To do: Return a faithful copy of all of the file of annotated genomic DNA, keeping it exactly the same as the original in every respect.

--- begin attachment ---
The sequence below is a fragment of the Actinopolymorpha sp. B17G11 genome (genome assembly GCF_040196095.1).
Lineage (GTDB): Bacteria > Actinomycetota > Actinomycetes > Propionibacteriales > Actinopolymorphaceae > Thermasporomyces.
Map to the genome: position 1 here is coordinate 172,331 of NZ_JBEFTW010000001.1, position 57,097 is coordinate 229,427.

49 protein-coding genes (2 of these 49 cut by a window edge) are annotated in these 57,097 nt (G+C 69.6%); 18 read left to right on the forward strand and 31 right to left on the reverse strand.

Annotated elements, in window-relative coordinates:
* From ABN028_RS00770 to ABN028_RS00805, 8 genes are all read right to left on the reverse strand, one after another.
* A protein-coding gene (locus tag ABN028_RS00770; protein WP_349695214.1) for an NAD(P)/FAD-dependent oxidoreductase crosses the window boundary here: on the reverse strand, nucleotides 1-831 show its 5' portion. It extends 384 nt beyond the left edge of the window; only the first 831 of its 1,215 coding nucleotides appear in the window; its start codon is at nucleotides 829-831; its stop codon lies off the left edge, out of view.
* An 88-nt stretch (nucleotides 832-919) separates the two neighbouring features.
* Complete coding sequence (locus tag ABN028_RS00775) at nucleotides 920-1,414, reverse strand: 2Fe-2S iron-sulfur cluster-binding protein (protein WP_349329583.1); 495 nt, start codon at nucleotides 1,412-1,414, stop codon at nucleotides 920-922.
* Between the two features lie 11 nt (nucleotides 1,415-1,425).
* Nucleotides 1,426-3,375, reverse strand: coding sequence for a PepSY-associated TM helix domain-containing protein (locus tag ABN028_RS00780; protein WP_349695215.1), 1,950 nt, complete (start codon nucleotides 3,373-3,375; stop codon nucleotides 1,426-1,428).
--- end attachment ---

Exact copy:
The sequence below is a fragment of the Actinopolymorpha sp. B17G11 genome (genome assembly GCF_040196095.1).
Lineage (GTDB): Bacteria > Actinomycetota > Actinomycetes > Propionibacteriales > Actinopolymorphaceae > Thermasporomyces.
Map to the genome: position 1 here is coordinate 172,331 of NZ_JBEFTW010000001.1, position 57,097 is coordinate 229,427.

49 protein-coding genes (2 of these 49 cut by a window edge) are annotated in these 57,097 nt (G+C 69.6%); 18 read left to right on the forward strand and 31 right to left on the reverse strand.

Annotated elements, in window-relative coordinates:
* From ABN028_RS00770 to ABN028_RS00805, 8 genes are all read right to left on the reverse strand, one after another.
* A protein-coding gene (locus tag ABN028_RS00770; protein WP_349695214.1) for an NAD(P)/FAD-dependent oxidoreductase crosses the window boundary here: on the reverse strand, nucleotides 1-831 show its 5' portion. It extends 384 nt beyond the left edge of the window; only the first 831 of its 1,215 coding nucleotides appear in the window; its start codon is at nucleotides 829-831; its stop codon lies off the left edge, out of view.
* An 88-nt stretch (nucleotides 832-919) separates the two neighbouring features.
* Complete coding sequence (locus tag ABN028_RS00775) at nucleotides 920-1,414, reverse strand: 2Fe-2S iron-sulfur cluster-binding protein (protein WP_349329583.1); 495 nt, start codon at nucleotides 1,412-1,414, stop codon at nucleotides 920-922.
* Between the two features lie 11 nt (nucleotides 1,415-1,425).
* Nucleotides 1,426-3,375, reverse strand: coding sequence for a PepSY-associated TM helix domain-containing protein (locus tag ABN028_RS00780; protein WP_349695215.1), 1,950 nt, complete (start codon nucleotides 3,373-3,375; stop codon nucleotides 1,426-1,428).